16. Magnified Weak Lensing Cross Correlation Tomography

    SciTech Connect (OSTI)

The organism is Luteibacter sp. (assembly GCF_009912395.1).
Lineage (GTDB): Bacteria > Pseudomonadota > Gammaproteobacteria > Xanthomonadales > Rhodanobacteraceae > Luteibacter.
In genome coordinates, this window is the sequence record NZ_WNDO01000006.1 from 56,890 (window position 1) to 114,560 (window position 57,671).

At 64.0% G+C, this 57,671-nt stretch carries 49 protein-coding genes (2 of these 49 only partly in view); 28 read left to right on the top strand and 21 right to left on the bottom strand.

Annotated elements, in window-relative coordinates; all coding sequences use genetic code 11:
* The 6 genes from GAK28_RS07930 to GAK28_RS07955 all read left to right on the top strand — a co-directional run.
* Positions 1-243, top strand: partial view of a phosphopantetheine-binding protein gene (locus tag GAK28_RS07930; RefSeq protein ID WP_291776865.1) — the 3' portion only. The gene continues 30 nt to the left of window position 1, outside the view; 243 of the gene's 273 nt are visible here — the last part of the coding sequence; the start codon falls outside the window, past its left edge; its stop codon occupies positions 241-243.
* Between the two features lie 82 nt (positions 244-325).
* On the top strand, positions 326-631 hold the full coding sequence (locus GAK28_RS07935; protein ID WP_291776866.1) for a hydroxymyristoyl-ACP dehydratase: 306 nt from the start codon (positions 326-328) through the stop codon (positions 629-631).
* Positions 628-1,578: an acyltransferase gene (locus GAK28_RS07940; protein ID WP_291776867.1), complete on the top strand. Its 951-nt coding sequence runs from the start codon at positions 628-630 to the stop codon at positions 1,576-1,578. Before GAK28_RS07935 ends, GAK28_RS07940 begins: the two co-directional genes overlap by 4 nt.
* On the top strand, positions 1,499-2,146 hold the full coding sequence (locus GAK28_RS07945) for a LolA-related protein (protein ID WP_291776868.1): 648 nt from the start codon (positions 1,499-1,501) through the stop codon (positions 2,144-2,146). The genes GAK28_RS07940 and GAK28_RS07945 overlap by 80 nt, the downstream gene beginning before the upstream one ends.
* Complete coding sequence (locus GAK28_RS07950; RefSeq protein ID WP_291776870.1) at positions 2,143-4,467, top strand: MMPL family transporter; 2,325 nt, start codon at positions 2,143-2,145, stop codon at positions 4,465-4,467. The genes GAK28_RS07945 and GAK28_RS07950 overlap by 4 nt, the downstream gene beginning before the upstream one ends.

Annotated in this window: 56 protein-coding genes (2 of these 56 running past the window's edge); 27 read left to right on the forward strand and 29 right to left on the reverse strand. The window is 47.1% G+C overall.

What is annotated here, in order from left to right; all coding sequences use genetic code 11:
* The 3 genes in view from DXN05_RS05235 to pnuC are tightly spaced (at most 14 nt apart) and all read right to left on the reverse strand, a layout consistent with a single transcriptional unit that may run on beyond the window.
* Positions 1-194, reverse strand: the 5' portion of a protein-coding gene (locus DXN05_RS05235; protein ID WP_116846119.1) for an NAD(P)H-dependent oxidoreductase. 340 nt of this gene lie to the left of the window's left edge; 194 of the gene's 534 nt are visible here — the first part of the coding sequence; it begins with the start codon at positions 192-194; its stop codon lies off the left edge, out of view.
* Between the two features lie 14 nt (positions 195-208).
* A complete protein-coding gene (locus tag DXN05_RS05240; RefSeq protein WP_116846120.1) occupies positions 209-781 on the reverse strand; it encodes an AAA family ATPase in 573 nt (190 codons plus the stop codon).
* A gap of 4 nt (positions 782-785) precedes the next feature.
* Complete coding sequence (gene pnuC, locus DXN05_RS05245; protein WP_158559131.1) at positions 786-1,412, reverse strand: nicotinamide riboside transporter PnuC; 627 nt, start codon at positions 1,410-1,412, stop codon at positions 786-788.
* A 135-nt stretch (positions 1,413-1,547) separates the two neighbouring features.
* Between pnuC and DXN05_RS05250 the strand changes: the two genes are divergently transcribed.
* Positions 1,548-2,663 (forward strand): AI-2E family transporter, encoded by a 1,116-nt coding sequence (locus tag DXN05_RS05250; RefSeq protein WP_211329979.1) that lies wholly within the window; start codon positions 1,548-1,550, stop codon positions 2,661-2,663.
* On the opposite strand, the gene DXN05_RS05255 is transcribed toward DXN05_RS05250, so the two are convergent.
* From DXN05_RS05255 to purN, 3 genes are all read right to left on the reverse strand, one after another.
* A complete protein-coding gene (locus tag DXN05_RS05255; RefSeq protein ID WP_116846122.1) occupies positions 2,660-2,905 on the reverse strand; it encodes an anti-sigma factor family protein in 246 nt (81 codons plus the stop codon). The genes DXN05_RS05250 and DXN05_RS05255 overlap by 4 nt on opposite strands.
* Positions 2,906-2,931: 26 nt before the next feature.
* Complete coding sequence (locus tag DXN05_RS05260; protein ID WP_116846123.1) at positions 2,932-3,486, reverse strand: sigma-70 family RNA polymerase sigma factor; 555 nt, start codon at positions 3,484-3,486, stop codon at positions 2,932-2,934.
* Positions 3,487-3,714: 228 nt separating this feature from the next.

Ulmer, Melville P., Clowe, Douglas I.

    2010-11-30